SAN ANTONIO – Byron Scott will tell his New Orleans Hornets that they have no reason to panic. That they're going home where they've lost just once in the past 10 weeks. That they've already routed these San Antonio Spurs four times this season. That all the Spurs did was what they're supposed to do: win on their own floor.
Scott will be right about all of that. But he said something else Sunday night that also rung true.
"I think," Scott said, "we went back to being a little bit inexperienced."
It's hard to figure out just how far back Scott was referring. The Hornets have matured faster than anyone expected this season, and they've made believers out of more than a few doubters along the way.
But after Sunday's 100-80 loss? For the first time in the playoffs, don't these young Hornets have some reason to be concerned?
The Los Angeles Lakers likely were mulling over the same question about themselves on their Sunday flight home. Like the Hornets they've been front-running through the playoffs. Like the Hornets they now find themselves knotted in a 2-2 series, feeling some pressure. Lose Game 5 and suddenly you're back on the road facing elimination.
The Lakers can lean on Kobe Bryant, who's been through a few of these battles. The Hornets have Bryant's MVP runner-up, Chris Paul, and that counts for something, too, considering the Spurs haven't stopped him yet. But Paul also has shown his youth on a few occasions in this series, no more so than in Game 3.
Then, exasperated with Bruce Bowen hounding him, Paul turned to the Spurs' designated pest and offered this protest: "I'm going to tell Stu Jackson on you."
The look on Bowen's face seemed to say it all. You're going to … tell on me?
Tattling, as Paul probably quickly learned, doesn't count for much in the playoffs. David West also has had his moments. He kicked the scorer's table in anger in Game 3. Down 20 in Sunday's third quarter, he flung out his left arm to deck Bowen for a foul.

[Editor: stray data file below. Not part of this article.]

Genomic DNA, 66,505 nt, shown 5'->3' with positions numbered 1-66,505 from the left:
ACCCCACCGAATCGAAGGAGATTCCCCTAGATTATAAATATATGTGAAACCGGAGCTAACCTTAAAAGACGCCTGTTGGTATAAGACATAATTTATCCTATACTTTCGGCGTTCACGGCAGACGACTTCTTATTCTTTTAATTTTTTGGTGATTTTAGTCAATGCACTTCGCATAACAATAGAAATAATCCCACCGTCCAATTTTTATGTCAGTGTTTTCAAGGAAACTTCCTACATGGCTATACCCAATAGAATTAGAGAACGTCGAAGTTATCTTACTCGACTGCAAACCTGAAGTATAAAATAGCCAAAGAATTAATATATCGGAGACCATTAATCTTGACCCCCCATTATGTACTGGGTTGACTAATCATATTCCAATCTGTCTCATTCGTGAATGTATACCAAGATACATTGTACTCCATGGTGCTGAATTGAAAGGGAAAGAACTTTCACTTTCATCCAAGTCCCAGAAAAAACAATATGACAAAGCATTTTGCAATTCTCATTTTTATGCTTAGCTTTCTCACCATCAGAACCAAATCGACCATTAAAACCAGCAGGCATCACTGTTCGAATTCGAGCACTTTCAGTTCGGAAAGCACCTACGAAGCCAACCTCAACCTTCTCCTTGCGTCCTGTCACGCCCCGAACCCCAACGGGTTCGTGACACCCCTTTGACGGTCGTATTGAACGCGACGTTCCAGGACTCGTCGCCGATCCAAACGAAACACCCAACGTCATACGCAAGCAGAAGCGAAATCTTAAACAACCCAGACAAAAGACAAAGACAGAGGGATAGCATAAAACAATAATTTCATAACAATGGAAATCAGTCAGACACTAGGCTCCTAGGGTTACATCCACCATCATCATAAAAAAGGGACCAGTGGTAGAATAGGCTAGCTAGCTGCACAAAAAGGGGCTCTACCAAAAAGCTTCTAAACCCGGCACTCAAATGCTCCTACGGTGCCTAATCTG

Some of this is normal frustration that comes with losing. Bowen also has been known to jab his foot into a table – or a player. Still, Scott felt the need to stencil these instructions on the dry-erase board in the Hornets' locker room Sunday: "Maintain Poise."
The Hornets didn't seem to suffer from a lack of poise Sunday as much as a lack of effectiveness. A little more than three minutes into the second half, they were down 20. By the start of the fourth quarter, Scott was emptying his bench.
Said West: "I don't think we even tried tonight."
The Spurs made similar comments about themselves after their two lopsided losses in New Orleans. But the changes in this series run deeper than who plays the hardest, and on Sunday the Spurs gave the Hornets a few things to think about.
Thing No. 1: Tim Duncan. He now looks healthy. In Game 1, Duncan totaled five points and three rebounds then retired to his hotel with a 103 degree fever. Given a week to recover – and a week for the Spurs coaches to figure out how to attack New Orleans' double teams – Duncan went for 22 points, 15 rebounds and four blocks. He changed the game on both ends of the floor, altering the Hornets' shots and attacking the rim off give-and-go opportunities with the Spurs' guards.